Pakistan's Punjab government said on Monday the involvement of a "foreign hand" could not be ruled out in the Wagah border suicide bombing, even after three homegrown militant factions separately claimed responsibility for the attack that killed at least 61 people.
"Foreign hand cannot be ruled out in the Wagah Border suicide attack," Punjab interior minister Col (R) Shujah Khanzada told reporters.
"The suicide-bomber wanted to blew himself up at the Parade Avenue. Had he succeeded a ground would been prepared for action against Pakistan by the international forces. This is why some foreign hand seems to be behind this incident," he said.
Khanzada said the government has formed a joint investigation team to look into the "aspects of the attack." He also criticised security lapse by Pakistan Rangers.
"The Punjab government was not responsible for the security of the Wagah border. It is an exclusive domain of the rangers."
He said all law enforcement agencies have been put on red alert to foil any terror attack in the country.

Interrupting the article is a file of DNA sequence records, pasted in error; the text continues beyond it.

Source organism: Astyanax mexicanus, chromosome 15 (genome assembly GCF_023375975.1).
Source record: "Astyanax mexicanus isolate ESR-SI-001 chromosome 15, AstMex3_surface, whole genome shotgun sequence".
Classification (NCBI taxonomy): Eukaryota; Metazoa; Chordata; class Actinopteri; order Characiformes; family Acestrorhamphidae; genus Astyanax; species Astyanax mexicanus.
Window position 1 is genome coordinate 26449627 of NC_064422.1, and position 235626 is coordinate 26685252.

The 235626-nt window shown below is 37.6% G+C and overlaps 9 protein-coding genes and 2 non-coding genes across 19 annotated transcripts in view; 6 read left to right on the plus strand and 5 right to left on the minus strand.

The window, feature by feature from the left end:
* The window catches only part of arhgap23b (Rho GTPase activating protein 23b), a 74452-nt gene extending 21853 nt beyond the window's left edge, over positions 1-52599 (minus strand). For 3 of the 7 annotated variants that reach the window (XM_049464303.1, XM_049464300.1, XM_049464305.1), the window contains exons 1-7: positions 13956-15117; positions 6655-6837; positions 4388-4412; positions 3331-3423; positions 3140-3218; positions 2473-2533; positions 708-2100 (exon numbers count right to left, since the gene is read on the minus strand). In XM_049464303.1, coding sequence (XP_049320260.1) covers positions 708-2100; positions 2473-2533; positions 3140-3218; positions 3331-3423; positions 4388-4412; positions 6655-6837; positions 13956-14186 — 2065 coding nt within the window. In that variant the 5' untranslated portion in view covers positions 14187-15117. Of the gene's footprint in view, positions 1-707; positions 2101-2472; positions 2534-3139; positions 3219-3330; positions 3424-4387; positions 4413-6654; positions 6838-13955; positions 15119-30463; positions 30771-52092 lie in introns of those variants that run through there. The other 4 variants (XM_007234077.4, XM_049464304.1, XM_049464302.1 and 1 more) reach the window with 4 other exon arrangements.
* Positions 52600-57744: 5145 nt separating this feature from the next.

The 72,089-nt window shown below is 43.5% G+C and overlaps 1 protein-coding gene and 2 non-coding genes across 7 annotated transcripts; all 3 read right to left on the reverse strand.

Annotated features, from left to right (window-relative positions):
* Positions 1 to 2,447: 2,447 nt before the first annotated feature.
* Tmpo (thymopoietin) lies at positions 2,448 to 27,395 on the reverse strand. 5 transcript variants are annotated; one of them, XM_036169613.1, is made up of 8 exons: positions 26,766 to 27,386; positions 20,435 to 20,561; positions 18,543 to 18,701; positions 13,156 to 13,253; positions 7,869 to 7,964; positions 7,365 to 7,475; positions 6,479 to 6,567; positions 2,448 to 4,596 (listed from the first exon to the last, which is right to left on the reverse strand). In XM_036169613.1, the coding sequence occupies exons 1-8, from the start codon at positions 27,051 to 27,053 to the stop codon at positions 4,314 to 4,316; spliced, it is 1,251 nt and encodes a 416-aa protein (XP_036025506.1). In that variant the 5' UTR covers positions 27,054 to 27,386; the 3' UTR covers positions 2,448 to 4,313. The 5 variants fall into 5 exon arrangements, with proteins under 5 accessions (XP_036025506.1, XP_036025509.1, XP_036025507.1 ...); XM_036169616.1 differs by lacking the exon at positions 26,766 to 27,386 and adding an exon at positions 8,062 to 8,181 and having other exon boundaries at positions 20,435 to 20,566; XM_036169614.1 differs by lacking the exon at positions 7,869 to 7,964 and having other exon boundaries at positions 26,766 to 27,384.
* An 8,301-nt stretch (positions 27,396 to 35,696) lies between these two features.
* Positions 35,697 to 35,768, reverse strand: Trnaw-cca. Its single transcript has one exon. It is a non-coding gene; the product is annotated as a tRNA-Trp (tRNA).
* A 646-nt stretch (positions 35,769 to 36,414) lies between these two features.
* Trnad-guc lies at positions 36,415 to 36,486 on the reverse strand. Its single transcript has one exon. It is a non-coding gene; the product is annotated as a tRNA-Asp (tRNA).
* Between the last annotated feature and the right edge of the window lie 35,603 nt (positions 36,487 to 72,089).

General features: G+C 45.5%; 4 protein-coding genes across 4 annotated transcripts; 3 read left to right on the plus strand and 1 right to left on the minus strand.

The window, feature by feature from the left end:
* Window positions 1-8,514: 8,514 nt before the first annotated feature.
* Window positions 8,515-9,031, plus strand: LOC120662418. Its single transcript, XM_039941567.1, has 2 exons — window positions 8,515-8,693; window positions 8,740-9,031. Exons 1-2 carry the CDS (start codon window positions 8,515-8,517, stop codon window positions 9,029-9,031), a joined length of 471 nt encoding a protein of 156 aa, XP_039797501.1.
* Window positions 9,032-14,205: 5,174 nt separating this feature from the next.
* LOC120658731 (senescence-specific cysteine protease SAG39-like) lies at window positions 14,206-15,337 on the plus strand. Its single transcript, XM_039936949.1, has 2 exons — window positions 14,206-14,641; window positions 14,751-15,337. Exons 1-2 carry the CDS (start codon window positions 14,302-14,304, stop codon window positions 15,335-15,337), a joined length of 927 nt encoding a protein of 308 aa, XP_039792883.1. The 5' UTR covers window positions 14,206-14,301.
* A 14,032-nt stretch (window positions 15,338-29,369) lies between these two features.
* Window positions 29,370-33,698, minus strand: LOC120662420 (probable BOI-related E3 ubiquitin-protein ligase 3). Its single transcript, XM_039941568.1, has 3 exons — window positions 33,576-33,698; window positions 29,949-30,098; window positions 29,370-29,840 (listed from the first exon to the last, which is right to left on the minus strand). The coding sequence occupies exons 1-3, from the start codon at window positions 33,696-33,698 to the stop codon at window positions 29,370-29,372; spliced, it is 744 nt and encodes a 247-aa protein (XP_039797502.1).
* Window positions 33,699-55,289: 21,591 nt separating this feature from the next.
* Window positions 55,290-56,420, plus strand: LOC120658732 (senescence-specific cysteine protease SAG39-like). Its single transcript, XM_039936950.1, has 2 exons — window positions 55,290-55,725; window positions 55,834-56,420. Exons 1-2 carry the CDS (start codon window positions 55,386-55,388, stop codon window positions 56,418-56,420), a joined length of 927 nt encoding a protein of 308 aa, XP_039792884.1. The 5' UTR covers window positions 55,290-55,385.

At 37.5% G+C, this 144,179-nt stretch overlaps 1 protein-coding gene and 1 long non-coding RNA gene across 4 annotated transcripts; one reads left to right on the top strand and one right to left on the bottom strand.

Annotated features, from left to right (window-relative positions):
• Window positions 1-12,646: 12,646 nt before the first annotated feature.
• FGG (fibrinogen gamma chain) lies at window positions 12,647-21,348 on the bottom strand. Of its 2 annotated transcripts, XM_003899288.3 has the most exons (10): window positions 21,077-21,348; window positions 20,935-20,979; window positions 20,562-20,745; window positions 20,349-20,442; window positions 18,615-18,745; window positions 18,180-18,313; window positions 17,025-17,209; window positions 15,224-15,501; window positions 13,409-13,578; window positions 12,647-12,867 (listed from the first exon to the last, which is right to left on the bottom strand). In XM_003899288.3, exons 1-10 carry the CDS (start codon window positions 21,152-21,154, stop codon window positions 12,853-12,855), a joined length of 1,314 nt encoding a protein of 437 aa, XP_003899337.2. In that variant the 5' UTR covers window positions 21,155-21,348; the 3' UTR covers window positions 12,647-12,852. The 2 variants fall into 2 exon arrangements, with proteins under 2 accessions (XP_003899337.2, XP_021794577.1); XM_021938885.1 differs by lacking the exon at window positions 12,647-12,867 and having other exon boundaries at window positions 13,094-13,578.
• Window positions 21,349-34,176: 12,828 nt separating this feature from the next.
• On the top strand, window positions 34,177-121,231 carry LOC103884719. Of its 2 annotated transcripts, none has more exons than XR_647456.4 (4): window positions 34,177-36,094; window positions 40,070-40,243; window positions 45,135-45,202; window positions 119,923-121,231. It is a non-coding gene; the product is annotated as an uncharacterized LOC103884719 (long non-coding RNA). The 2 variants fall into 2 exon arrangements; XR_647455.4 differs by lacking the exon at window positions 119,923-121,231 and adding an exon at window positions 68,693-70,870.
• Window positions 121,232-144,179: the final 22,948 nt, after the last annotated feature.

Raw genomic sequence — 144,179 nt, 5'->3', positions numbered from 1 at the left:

At least three militant factions have claimed the grizzly bombing. Al Qaeda-affiliated militant group Jandullah -- a splinter group of the Tehreek-i-Taliban Pakistan (TTP)-- was the first to claim responsibility of the attack.
Shortly afterwards, Jamaatul Ahrar said its bomber Hafiz Hanifullah carried out the attack. And later a lesser-known Mahar Mehsud group also claimed responsibility.
Asked about the involvement of any of these groups in the attack, Khanzada said: "The investigation will bring forth who is involved in the attack."
Meanwhile, intelligence agencies this evening arrested two more suspects from Lahore and shifted them to an undisclosed location for investigation.
"We have arrested two terror suspects from Lahore and also recovered a suicide vest from a fruit truck entering Lahore from Peshawar," a senior Lahore police officer told PTI.
At least 61 people including, 10 women, eight children and three security personnel were killed when a suicide-bomber blew himself up near the main gate of Wagah Border Parade Avenue on Sunday.
Pakistan, however, allowed on Monday general public to view the popular flag-lowering ceremony at Wagah Border, hours after cancelling it.